GRASS

by Marlene Vidibor

I must dig deep to clear the bed
through sod.   Slender, pallid
ribbons ragged from so much
holding up the world, strength
sapped by winter's gloom,
while beneath step and spade
foundations of growth straddle
that moment life hinges on:
some cosmic decision whether
to bloom once more or wither

Then I see
New shoots sprout out of buried roots
Green renderings rising tenderly
Around edges of sunken slabs
Tombstones for glowworms' graves
Danced across by chirping birds

From that tenuous damp hold
In early April's trampled earth
Along the slate path
Springs an annunciation of
Possible salvation

While butterflies weave and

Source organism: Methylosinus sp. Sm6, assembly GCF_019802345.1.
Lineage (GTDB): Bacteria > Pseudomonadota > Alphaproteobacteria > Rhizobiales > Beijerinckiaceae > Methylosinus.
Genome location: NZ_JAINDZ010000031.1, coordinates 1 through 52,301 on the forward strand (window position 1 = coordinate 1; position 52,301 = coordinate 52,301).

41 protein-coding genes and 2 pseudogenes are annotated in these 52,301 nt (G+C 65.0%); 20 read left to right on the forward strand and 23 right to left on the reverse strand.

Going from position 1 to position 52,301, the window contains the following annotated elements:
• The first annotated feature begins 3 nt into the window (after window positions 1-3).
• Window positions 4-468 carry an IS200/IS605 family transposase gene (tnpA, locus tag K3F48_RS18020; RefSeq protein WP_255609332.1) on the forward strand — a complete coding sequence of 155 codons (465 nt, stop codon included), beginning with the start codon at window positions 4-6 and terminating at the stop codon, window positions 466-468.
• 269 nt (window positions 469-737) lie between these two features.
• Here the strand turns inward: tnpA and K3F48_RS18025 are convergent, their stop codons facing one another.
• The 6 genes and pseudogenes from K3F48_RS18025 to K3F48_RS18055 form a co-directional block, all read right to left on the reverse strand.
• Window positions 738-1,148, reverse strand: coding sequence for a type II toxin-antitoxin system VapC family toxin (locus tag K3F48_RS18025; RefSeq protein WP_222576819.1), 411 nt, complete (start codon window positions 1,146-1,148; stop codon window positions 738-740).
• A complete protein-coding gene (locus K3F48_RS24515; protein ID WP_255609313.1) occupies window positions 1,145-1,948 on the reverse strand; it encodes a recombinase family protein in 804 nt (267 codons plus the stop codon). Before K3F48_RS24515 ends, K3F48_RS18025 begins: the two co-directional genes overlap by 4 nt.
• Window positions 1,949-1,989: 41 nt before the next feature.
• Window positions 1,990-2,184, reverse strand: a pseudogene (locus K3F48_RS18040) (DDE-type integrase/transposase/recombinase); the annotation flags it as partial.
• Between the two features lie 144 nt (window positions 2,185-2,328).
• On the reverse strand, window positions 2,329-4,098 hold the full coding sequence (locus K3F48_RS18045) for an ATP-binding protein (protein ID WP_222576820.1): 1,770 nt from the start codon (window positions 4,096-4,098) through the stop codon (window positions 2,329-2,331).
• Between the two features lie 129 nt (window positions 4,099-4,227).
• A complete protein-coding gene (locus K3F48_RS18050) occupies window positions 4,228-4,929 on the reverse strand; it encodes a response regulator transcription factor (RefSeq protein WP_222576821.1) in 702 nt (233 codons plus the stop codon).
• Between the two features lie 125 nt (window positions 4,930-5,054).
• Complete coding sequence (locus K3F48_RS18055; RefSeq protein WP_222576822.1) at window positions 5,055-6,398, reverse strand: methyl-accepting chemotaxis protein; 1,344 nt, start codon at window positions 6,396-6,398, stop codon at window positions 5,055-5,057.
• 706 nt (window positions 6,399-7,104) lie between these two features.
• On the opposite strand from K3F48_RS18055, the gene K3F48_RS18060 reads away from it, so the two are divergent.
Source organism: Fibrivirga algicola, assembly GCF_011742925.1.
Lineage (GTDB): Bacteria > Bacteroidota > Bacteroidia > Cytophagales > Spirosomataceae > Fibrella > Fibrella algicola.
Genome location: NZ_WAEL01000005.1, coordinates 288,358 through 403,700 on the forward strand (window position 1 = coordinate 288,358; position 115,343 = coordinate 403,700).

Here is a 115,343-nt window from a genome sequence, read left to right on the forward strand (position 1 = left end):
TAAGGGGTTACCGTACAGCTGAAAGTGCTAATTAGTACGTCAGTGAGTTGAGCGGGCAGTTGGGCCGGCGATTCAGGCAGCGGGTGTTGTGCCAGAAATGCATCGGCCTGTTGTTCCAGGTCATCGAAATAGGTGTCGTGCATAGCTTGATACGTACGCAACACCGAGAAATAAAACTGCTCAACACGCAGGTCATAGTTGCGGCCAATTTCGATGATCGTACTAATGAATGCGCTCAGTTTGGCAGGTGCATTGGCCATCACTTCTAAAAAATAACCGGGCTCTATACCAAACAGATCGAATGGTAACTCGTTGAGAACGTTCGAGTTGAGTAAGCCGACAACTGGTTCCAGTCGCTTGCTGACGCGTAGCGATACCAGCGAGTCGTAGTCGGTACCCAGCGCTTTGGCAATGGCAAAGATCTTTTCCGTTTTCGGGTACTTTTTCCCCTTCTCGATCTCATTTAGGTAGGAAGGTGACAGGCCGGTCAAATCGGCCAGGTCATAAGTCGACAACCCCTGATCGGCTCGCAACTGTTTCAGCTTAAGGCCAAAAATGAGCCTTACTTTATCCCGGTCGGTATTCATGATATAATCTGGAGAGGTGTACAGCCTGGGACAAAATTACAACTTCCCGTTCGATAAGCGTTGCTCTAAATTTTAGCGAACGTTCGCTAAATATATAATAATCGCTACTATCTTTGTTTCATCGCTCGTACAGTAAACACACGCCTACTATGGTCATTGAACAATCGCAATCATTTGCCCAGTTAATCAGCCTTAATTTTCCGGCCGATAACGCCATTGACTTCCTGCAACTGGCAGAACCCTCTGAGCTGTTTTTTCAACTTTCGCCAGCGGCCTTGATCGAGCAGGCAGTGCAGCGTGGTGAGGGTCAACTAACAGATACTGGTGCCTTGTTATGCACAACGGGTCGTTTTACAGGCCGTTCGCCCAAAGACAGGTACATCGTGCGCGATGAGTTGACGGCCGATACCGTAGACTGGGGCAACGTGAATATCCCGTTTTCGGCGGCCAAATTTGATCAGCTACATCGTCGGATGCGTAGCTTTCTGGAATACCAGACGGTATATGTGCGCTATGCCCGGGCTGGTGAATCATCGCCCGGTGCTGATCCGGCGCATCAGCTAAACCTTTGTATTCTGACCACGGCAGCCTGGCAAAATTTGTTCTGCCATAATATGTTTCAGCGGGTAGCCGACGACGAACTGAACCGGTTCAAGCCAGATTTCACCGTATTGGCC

Wasps shape their nests
I plight my troth to the grass
As I did once with you
Pleading as if in prayer

With grubs and worms
For solace, support, survival
Space enough for each to reach for life
Protected, not hindered by weeds'
Shadowy encroachment or gluttonous borers

Out of human foolishness
I begged you to try to spread your sparse seed
Ragged roots, stricken hope
Whatever remained in your juices
Flowing, albeit slowly and in pain

But we cannot draw tendrils from each other
As sun and rain from grass
Without its will
But must grant freedom
For reflection, loss, gain

Resurrection in its time


Return to Marlene's Biography Page

Return to The Journals Cover Page